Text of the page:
According to psychology today, Emotional Intelligence includes three skills:

1. Emotional awareness, including the ability to identify your own emotions and those of others;

2. The ability to harness emotions and apply them to tasks like thinking and problem solving;

3. The ability to manage emotions, including the ability to regulate your own emotions, and the ability to cheer up or calm down another person.

Emotional intelligence then includes:  self-awareness, self-regulation, motivation, empathy, and social skills.  It can affect: personal relationships, workplace (or school) performance, physical and mental health, and how you deal with situations such as loss or disability.

The good news is that experts believe that emotional intelligence can be learned, even in adults.  How do you know if you are emotionally intelligent?  Perhaps reflect on your relationships – are you able to sustain positive and loving bonds with others?  Can you empathize and relate to people during their struggles, and do they know that you “get it” and are emotionally available to them?  Do you regulate your own behavior based on how others might feel if you act a certain way, or say certain things?  Before sending that text, email or calling someone in anger do you consider how you want them to “feel” following your interaction?  Do you take pleasure in being right even if that makes others feel bad?  If you want to test your level of emotional intelligence, or raise your emotional IQ, take a quiz to see where you’re at:  Emotional Intelligence Quotient Quiz.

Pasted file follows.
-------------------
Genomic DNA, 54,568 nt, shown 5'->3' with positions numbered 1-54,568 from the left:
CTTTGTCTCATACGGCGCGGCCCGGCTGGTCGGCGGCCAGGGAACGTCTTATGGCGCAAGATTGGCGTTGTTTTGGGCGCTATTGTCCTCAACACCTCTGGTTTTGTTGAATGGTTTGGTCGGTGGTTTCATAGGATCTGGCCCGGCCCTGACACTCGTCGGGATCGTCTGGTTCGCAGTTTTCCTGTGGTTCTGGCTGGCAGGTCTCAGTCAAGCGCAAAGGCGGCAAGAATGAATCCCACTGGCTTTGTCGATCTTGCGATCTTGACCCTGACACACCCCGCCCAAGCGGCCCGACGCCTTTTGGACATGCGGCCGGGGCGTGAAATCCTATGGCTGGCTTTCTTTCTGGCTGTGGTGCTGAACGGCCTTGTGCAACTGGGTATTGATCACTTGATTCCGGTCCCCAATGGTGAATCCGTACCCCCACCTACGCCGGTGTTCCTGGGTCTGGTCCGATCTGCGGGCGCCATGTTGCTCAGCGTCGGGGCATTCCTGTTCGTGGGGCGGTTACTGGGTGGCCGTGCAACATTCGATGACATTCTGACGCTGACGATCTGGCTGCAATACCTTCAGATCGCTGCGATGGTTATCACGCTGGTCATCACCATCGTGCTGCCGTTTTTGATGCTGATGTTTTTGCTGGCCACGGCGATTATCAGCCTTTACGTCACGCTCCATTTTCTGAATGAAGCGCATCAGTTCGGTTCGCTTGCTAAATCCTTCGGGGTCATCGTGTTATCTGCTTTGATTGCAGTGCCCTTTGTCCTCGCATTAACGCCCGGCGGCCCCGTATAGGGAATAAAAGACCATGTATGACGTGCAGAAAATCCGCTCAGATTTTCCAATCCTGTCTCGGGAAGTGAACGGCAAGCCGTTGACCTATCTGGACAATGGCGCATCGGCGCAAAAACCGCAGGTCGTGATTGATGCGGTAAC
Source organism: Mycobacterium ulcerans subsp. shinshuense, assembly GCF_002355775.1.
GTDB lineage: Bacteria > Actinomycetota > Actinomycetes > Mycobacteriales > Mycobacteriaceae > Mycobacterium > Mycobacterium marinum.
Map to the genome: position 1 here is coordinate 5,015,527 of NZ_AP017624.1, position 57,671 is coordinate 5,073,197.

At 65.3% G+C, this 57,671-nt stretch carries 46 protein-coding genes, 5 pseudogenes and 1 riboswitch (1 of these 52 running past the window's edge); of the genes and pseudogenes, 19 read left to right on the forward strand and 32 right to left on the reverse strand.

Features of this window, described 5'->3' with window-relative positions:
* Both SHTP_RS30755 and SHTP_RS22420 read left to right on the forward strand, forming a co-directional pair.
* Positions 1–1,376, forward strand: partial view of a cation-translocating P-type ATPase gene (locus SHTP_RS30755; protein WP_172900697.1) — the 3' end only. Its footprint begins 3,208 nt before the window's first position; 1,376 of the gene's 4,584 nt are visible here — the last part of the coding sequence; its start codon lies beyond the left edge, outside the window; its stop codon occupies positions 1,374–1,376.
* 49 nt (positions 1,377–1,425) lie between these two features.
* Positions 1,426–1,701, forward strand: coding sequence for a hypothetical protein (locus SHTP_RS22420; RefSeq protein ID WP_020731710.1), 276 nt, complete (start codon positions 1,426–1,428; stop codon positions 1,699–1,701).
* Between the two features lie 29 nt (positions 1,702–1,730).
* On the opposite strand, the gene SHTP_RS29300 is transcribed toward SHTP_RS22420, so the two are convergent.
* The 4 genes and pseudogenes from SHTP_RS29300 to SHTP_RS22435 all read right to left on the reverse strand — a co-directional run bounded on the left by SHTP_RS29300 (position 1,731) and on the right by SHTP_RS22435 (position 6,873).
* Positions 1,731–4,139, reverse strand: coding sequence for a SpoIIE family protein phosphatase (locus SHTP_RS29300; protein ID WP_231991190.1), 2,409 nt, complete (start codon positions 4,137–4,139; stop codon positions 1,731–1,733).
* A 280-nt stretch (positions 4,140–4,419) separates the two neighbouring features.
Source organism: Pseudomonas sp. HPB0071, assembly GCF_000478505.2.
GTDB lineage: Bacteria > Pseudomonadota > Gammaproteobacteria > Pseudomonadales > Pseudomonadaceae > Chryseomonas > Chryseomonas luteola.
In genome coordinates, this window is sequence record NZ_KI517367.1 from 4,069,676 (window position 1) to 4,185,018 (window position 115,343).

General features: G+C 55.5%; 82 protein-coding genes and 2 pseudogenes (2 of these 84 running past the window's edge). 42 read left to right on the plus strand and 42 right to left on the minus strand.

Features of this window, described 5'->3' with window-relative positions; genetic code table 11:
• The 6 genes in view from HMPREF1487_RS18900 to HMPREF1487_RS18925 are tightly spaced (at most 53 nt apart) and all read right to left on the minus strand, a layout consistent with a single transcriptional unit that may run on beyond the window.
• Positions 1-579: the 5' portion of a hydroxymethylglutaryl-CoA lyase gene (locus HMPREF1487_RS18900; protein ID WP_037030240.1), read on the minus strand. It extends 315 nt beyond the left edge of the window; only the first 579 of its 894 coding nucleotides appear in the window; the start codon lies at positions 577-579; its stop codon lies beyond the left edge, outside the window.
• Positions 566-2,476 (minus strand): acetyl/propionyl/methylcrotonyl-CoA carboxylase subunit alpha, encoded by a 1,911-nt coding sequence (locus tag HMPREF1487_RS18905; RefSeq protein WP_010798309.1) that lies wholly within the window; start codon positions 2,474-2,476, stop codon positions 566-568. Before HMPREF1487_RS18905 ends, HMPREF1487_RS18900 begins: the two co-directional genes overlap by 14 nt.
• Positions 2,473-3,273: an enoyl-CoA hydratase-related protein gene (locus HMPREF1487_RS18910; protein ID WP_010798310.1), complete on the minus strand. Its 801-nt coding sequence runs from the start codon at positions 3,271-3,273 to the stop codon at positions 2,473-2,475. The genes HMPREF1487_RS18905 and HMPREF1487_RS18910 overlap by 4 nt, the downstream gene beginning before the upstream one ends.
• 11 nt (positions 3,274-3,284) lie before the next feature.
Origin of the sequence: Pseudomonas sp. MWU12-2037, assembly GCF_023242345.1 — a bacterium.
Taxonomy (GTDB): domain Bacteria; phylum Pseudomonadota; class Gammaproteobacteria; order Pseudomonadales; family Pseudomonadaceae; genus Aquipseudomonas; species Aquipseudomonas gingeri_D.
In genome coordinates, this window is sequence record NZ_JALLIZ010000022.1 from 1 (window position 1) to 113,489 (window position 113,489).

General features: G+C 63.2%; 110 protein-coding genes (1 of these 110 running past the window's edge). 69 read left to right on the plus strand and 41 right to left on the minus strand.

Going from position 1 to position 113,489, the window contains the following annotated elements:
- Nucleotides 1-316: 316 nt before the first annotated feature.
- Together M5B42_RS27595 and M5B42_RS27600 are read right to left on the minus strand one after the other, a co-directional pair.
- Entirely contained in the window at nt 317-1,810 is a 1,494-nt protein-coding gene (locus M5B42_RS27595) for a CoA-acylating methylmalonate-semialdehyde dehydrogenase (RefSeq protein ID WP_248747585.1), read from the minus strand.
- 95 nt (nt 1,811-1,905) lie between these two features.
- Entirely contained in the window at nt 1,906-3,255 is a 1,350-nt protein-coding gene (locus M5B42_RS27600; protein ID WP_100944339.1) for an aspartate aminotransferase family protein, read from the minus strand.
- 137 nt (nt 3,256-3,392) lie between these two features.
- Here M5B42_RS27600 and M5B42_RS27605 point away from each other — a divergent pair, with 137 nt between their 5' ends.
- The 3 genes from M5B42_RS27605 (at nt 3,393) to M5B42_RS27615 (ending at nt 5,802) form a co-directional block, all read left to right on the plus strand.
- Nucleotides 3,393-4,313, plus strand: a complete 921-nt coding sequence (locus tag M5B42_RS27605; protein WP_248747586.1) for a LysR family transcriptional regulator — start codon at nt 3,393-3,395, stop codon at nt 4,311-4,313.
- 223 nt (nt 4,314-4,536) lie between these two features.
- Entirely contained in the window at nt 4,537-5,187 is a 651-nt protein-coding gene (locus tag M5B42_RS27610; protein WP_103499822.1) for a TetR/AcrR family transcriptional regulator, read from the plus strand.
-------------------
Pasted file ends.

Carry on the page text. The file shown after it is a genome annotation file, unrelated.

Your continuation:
Do you think you need to improve in this area?  Some suggestions include:

·    practice mindfulness – in social situations, at work, at home with family relationships.

·    Stay in touch with your feelings through journaling or meditation “check-ins”.

·    Connect your feelings to the situation and try to separate the person from their behavior.

·    Check your thoughts – how you think can become how you feel, and the good news is you can change how you think!

·    Communicate with others and don’t be afraid to be vulnerable to those close to you to help sort through feelings, thoughts and emotions.

·    And if you can, don’t take the comments of others personally.  Their thoughts about you do not need to become the thoughts you have about yourself.

 

Originally posted November 2016

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Tips to Survive the Winter Blues and Put a Stop to SAD

Julie Entwistle, C.Dir. (c), MBA, BHSc (OT), BSc (Health / Gerontology)

Research suggests that up to 15% of people in Ontario experience the “winter blues”. These leave you feeling tired, groggy, and maybe even sad or irritable.  While this causes discomfort, it is not incapacitating.  However, a more serious form of the winter blues, known as Seasonal Affective Disorder (SAD), can be.  While occurring less frequently at 2-3% of the population, the symptoms can prevent individuals from leading a normal life.  If you feel this is you, talk to your doctor and have your symptoms investigated.

While the winter months can be long, dark, and cold, ultimately how we adapt to the seasonal change is up to us.  If moving or going south is not an option, consider some of the tips in our infographic below to make the winter bearable, or dare I say, even enjoyable?

 

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Mental Health Services for Youth

Nicole Kelday, Student Occupational Therapist (University of Toronto)

Cowritten by:  Julie Entwistle, MBA, BHSc (OT), BSc (Health / Gerontology)